background preloader

Sites institutionnels Internationaux

Facebook Twitter

Documents OIE

Documents FAO. Documents OMS. GRIPAVI research project (2006-2011) - International Conference 2011. Présentations en ligne. The GRIPAVI research project (2006-2011) on the ecology and epidemiology of Avian influenza (AI) and Newcastle diseases (ND) in six countries of Africa and South East Asia is finalizing at the end of 2011, by organising an international conference: Avian influenza dynamic and management:at virus, birds and humans interfaces November 22 - 24 2011 Cirad - Amphithéâtre J.

GRIPAVI research project (2006-2011) - International Conference 2011. Présentations en ligne

AlliotMontpellier – France Three years after the international conference “Regards croisés sur la Grippe aviaire” this 2011 meeting aims to present the Gripavi project results to a wider audience and identify key challenges and perspective to improve avian born diseases understanding and management in tropical countries. See final programme here See the participants list Download the final report Communications materiels during the conference: - The avian pest situation in Africa by Folorunso O. . - The avian influenza situation en Asia byVincent Martin (FAO ECTAD Chine) - Output synthesis of the 6 Gripavi national workshops.

Highly Pathogenic Avian Influenza Early Detection Data System (HEDDS) - 2011 Sampling Efforts. In the President's budget for Fiscal Year 2012, the National Biological Information Infrastructure (NBII), a program under the U.S. Geological Survey’s Biological Information Management and Delivery Program, was terminated. As a result, the funding that facilitated the NBII Node partnerships, as well as the development and maintenance of databases, applications and systems, is no longer available. On January 15, 2012, all NBII websites/applications with an *.nbii.gov URL were removed from the internet. This website currently provides the latest information on communications with partners, the disposition status of NBII Web sites, data and applications, and general FAQs related to the NBII Program’s termination. The termination information provided here will be made available on the USGS FAQ site after September 30, 2012.

Questions and Answers About Avian Influenza (Bird Flu) and Avian Influenza A (H5N1) Virus. Welcome to the CDC website for the 2006 Outbreak of E. coli from Fresh Spinach.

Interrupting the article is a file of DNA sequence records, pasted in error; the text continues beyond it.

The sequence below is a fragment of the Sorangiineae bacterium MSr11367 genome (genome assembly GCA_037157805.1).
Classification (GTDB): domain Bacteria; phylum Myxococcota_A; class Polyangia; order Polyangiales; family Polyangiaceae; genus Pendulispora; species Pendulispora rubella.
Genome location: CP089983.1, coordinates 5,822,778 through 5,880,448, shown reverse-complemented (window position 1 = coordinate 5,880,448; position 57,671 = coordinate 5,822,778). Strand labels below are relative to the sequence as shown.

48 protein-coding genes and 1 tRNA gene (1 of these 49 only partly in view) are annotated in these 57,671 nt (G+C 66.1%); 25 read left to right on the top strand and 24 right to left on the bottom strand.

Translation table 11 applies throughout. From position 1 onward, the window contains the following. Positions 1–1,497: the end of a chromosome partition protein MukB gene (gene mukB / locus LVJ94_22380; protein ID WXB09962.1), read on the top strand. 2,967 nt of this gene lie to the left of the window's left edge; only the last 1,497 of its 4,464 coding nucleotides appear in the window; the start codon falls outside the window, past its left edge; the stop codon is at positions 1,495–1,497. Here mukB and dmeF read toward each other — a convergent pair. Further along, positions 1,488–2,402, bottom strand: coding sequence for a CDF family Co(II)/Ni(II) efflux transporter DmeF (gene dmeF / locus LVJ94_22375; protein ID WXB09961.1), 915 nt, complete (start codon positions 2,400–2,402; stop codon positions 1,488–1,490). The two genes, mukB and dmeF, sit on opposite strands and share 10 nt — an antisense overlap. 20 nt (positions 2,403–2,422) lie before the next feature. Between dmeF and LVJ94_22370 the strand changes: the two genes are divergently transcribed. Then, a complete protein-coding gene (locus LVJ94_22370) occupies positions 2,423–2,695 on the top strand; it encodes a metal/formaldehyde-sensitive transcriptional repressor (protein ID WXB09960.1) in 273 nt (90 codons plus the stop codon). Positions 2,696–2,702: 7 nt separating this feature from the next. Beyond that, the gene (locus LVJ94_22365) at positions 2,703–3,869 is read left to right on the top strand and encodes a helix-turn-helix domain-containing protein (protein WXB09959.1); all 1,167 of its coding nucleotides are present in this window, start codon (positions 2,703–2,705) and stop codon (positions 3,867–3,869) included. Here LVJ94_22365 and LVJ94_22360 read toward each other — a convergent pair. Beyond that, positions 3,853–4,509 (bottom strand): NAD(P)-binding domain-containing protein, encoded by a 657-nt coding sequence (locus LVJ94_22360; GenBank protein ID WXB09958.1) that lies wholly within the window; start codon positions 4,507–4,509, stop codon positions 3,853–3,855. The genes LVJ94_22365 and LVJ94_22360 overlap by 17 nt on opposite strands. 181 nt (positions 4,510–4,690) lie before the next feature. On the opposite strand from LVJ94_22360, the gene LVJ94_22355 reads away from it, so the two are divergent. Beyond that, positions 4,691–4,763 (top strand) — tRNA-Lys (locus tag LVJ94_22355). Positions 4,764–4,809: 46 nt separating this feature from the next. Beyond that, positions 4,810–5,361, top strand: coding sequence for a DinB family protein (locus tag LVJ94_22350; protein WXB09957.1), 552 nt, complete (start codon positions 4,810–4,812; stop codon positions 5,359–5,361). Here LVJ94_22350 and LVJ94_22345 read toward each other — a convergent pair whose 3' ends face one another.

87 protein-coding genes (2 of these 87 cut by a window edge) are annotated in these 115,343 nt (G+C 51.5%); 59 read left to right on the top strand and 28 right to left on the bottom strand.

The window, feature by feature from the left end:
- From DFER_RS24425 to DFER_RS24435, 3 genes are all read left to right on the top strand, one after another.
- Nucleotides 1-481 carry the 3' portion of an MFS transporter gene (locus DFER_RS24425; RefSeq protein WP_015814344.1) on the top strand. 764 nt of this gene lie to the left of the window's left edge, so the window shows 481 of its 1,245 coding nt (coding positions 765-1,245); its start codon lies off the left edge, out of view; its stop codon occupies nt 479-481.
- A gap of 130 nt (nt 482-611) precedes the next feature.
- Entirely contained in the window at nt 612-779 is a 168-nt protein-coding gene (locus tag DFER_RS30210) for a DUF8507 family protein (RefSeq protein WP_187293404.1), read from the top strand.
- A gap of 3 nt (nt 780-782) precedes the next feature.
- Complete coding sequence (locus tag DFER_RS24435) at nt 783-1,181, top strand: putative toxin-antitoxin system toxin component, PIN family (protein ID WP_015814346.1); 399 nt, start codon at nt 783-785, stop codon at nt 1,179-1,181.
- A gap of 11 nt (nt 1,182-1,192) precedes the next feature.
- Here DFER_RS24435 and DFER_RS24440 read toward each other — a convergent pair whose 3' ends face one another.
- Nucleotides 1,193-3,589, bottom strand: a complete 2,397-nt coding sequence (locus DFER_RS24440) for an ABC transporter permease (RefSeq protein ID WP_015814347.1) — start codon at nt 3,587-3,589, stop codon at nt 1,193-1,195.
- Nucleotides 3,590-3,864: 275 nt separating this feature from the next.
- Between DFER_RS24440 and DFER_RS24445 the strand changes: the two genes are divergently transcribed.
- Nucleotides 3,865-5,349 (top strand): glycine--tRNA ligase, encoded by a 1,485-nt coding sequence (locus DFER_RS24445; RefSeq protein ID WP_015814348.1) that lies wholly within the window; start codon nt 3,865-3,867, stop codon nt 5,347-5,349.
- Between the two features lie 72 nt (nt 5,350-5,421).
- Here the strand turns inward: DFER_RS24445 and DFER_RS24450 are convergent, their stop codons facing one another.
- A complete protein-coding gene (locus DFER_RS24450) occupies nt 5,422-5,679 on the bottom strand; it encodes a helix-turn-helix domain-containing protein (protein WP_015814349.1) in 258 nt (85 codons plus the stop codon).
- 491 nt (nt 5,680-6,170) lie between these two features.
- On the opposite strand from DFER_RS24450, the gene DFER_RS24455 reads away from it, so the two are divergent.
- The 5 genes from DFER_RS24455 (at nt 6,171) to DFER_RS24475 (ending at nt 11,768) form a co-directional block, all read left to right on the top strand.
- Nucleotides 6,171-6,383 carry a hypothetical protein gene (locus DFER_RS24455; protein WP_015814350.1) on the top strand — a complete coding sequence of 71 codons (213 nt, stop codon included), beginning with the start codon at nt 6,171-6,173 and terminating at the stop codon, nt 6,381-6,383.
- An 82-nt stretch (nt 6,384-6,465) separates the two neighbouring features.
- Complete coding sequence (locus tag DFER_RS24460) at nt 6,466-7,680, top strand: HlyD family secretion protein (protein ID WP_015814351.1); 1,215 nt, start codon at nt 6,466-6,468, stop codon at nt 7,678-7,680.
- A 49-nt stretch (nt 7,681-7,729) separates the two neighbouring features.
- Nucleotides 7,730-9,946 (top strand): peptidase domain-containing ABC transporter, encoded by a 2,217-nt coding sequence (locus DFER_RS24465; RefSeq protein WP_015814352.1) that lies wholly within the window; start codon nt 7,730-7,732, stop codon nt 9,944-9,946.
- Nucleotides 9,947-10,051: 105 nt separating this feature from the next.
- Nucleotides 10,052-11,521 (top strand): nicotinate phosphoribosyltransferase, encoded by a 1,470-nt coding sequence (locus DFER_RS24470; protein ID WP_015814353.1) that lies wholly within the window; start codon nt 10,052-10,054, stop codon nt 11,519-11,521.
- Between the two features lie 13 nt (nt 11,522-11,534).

Questions and Answers About Avian Influenza (Bird Flu) and Avian Influenza A (H5N1) Virus

Skip directly to the search box, site navigation, or content. Topics on this page: Avian Influenza How is avian influenza detected in humans? Avian influenza cannot be diagnosed by symptoms alone, so a laboratory test is required. What are the implications of avian influenza to human health? How is avian influenza in humans treated? Does seasonal influenza vaccine protect against avian influenza infection in people? Should I wear a surgical mask to prevent exposure to avian influenza? Can I get avian influenza from eating or preparing poultry or eggs? There currently is no scientific evidence that people have been infected with bird flu by eating safely handled and properly cooked poultry or eggs. Most cases of avian influenza infection in humans have resulted from direct or close contact with infected poultry or surfaces contaminated with secretions and excretions from infected birds.

USDA OCT 2005 Questions and Answers: Avian Influenza. The Biology of Avian Influenza Q.

USDA OCT 2005 Questions and Answers: Avian Influenza

What is avian influenza? A. Avian influenza (AI)--the bird flu--is a virus that infects wild birds (such as ducks, gulls, and shorebirds) and domestic poultry (such as chickens, turkeys, ducks, and geese). There is flu for birds just as there is for humans and, as with people, some forms of the flu are worse than others. AI viruses are classified by a combination of two groups of proteins: the hemagglutinin or H proteins, of which there are 16 (H1-H16), and neuraminidase or N proteins, of which there are 9 (N1-N9).

AI strains also are divided into two groups based upon the ability of the virus to produce disease in poultry: low pathogenic avian influenza (LPAI) and highly pathogenic avian influenza (HPAI). LPAI, or "low path" avian influenza, naturally occurs in wild birds and can spread to domestic birds. HPAI, or "high path" avian influenza, is often fatal in chickens and turkeys. Q. A. Q. A. Q. A. History of Avian Influenza in the United States Q. A. Q. ONU - Avian Influenza and the pandemic threat.

Sites institutionnels Européens